Alternative service participants will be assigned to one of 10 designated correctional institutions and detention centers for 36 months, where their day-to-day responsibilities will include maintenance and sanitation.

Like the Army conscripts, they will be housed in groups near their assigned correctional facilities and will take periodic vacations and leave. They will receive the same wages.

“They would carry out duties essential to the operation of the correctional facilities, and not merely ‘assist’ work already being done there,” said a Justice Ministry spokesperson in charge of correctional services, noting that their tasks could overlap with those of inmates.

For eight years after being discharged, like military conscripts, they will undergo reserve forces training each year. That will entail four days of training at the correctional facilities where they worked instead of the field exercises their conscript peers must take part in at the units where they served.

Is 36 months too long?

A major point of contention is the length of time that conscientious objectors are required to serve. Some of the objectors, backed by human rights groups, say the 36-month term is another form of punishment. The conscription period is 18 months for the Army and Marine Corps, 20 months for the Navy and 22 months for the Air Force.

Critics also say that conscientious objectors should be able to perform community service at other facilities besides prisons, such as nursing homes.

The Defense Ministry said the expansion of the program beyond prisons might be an idea to consider, and that changes could be made to the new system in stages.

But a social consensus would be needed to reduce the term of service, according to the ministry, which said 7 out of 10 active-duty soldiers and 4 out of 10 citizens supported the idea of a 36-month tenure. Existing civilian service programs also involve longer work terms, the ministry argued.

Public defenders, doctors and engineers can perform community service for up to 36 months in lieu of active duty under a special program for skilled professionals.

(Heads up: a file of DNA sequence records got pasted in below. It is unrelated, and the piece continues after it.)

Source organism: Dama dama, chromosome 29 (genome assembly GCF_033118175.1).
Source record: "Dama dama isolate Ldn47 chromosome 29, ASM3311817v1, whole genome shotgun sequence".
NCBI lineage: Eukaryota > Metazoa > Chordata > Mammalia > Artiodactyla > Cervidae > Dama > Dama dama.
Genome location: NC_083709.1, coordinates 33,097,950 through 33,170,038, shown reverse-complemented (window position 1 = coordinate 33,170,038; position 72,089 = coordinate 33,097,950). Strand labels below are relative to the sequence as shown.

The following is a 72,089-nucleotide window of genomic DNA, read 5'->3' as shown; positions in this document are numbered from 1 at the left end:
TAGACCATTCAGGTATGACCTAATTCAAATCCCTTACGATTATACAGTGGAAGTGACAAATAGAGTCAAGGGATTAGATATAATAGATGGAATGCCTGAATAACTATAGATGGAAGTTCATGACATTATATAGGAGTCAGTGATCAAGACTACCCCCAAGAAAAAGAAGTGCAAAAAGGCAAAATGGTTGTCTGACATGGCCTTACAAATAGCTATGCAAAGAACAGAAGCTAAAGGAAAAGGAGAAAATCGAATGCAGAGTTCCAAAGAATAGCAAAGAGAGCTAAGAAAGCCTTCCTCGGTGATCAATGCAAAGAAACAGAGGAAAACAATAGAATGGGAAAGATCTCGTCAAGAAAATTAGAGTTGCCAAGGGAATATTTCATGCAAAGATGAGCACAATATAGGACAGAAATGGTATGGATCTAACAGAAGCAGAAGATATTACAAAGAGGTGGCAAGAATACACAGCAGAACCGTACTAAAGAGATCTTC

“For that very reason, 36 months for objectors isn’t unreasonable,” said a 28-year-old office worker in Seoul, who served in the Air Force and asked only to be identified by his surname, Kim.

Others agreed, advancing other arguments for an extended work period.

Army conscripts sing a marching song at a basic training graduation in the southwestern city of Gwangju on Jan. 8 2020. (Yonhap)
Army conscripts sing a marching song at a basic training graduation in the southwestern city of Gwangju on Jan. 8 2020. (Yonhap)

“There should be no reason other than conscience itself when opting for the civilian service, to attract those who are qualified and to prevent the system from abuse. A lengthened tenure ensures it,” said Cho Hwi-gue, a medical student who has finished his duty in the Army.

Some cast doubt on whether prison work is as challenging or labor-intensive as military duty.

“Conscripts regularly take part in military drills, which, however small, directly involve their safety and physical well-being. But would this be the same pressing concern to prison workers as well?” asked Choi Keun-seok, a Seoul-based financial analyst and a former Army conscript.

While working in prisons, conscientious objectors would not interact directly with prisoners unless a supervisor is present, the Justice Ministry said, adding that the workers’ residence would be completely separate from the prisons as well.

“A straight even 50-50 split is tricky,” said Nam Young-woo, a former conscripted specialist in the Army who helped with software engineering there, referring to the arduous task of striking a perfect balance between alternative and military service, in terms of work period and conditions.

“I’d say this is close, though.”

By Choi Si-young (siyoungchoi@heraldcorp.com)